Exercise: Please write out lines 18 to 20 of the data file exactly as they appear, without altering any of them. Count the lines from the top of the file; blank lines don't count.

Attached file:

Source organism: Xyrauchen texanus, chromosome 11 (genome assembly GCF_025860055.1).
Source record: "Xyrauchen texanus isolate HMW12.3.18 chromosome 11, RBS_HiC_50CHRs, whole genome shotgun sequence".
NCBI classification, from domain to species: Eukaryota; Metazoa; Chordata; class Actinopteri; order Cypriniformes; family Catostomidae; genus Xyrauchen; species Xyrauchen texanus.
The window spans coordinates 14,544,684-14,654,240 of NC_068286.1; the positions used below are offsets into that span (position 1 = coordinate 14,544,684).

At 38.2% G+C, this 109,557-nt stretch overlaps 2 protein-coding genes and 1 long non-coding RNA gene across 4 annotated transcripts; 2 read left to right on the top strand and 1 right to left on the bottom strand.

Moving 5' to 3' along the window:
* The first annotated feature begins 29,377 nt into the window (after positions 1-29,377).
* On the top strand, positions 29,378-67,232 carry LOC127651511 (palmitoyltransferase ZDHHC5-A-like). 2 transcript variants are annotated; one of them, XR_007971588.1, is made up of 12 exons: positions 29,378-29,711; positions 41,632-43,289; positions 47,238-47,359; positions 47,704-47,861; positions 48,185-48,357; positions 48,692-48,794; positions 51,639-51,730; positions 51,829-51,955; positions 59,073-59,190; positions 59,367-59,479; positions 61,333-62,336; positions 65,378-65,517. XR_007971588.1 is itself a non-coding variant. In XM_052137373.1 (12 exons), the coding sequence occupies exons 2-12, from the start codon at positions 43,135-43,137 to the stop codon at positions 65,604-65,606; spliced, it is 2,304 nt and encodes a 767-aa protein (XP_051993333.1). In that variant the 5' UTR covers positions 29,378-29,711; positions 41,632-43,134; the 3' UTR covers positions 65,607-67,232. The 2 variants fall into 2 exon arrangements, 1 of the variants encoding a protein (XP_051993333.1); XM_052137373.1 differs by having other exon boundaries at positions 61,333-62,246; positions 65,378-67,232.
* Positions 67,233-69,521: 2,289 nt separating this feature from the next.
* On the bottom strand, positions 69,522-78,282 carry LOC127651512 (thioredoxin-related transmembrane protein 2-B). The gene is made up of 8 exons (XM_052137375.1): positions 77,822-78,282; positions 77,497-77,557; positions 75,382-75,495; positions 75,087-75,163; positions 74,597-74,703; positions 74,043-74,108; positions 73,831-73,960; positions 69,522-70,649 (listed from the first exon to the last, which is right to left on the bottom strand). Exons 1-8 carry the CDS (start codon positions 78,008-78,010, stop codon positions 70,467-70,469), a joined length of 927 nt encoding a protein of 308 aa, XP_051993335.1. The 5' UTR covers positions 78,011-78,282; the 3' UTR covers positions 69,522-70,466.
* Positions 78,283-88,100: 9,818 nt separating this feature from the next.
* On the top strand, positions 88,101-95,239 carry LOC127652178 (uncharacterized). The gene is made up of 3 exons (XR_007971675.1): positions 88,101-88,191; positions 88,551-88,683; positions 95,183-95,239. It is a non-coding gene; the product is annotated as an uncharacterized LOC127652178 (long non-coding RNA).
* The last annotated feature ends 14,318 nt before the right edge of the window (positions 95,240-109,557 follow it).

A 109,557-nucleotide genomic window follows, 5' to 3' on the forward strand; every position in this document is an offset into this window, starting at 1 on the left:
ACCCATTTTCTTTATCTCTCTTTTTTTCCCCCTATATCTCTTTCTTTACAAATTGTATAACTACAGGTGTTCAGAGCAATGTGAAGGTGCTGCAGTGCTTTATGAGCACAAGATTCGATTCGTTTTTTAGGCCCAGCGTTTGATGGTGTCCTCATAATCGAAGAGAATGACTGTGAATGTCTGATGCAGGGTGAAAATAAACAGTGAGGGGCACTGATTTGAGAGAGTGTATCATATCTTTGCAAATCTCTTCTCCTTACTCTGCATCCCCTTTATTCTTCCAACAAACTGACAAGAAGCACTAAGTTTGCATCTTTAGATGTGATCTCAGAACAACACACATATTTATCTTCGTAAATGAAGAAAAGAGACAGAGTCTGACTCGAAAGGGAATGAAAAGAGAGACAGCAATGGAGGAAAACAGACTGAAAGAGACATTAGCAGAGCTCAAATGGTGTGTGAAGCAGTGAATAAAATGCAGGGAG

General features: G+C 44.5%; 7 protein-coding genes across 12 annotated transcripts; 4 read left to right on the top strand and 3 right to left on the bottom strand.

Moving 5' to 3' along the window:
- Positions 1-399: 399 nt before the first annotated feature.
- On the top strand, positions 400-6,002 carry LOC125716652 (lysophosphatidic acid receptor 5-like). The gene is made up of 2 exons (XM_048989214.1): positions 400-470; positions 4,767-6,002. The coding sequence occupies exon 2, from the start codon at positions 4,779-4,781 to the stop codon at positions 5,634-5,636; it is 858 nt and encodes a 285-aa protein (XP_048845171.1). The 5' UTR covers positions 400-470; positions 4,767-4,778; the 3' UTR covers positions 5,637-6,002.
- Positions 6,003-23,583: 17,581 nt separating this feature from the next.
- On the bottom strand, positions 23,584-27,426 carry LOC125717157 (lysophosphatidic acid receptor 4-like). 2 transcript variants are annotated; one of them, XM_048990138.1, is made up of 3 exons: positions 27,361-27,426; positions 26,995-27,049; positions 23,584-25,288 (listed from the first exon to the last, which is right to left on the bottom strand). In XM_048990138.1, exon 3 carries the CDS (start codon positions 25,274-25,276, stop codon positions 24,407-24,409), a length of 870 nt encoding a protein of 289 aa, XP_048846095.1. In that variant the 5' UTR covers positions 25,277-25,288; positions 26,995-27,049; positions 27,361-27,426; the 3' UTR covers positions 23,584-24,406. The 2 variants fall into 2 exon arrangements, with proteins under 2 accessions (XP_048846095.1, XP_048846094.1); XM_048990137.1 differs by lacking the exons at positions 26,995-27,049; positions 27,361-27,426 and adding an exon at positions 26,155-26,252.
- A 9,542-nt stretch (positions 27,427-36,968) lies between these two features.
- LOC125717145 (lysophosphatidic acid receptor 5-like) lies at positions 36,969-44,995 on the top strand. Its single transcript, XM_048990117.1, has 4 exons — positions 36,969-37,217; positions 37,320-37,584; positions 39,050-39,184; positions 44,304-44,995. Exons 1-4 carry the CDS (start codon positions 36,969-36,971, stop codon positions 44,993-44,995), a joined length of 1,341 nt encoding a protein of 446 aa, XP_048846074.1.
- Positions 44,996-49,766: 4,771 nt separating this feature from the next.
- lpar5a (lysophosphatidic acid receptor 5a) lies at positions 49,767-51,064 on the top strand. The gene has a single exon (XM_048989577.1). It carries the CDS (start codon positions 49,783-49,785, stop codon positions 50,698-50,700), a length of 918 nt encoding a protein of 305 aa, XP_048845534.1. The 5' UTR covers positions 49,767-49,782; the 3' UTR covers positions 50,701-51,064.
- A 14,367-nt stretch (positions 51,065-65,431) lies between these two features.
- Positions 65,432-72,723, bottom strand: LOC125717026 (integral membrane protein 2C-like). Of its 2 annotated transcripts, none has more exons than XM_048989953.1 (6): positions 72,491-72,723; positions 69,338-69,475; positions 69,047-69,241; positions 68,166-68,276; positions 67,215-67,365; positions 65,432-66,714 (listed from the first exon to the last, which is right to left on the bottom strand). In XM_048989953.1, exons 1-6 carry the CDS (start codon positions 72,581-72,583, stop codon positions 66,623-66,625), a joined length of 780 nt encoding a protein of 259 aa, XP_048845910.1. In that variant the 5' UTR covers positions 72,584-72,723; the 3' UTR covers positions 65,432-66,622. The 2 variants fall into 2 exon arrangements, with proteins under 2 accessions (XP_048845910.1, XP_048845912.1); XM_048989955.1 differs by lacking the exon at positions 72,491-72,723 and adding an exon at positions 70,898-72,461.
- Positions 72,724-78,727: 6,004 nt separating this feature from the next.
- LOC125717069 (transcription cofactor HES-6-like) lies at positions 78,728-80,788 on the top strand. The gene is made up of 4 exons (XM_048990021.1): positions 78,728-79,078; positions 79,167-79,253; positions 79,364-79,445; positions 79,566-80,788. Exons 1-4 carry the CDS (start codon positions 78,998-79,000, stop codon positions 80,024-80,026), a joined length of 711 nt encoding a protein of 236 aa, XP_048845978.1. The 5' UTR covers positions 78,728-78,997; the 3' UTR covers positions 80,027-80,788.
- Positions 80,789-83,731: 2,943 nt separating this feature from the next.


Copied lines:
- Positions 1-399: 399 nt before the first annotated feature.
- On the top strand, positions 400-6,002 carry LOC125716652 (lysophosphatidic acid receptor 5-like). The gene is made up of 2 exons (XM_048989214.1): positions 400-470; positions 4,767-6,002. The coding sequence occupies exon 2, from the start codon at positions 4,779-4,781 to the stop codon at positions 5,634-5,636; it is 858 nt and encodes a 285-aa protein (XP_048845171.1). The 5' UTR covers positions 400-470; positions 4,767-4,778; the 3' UTR covers positions 5,637-6,002.
- Positions 6,003-23,583: 17,581 nt separating this feature from the next.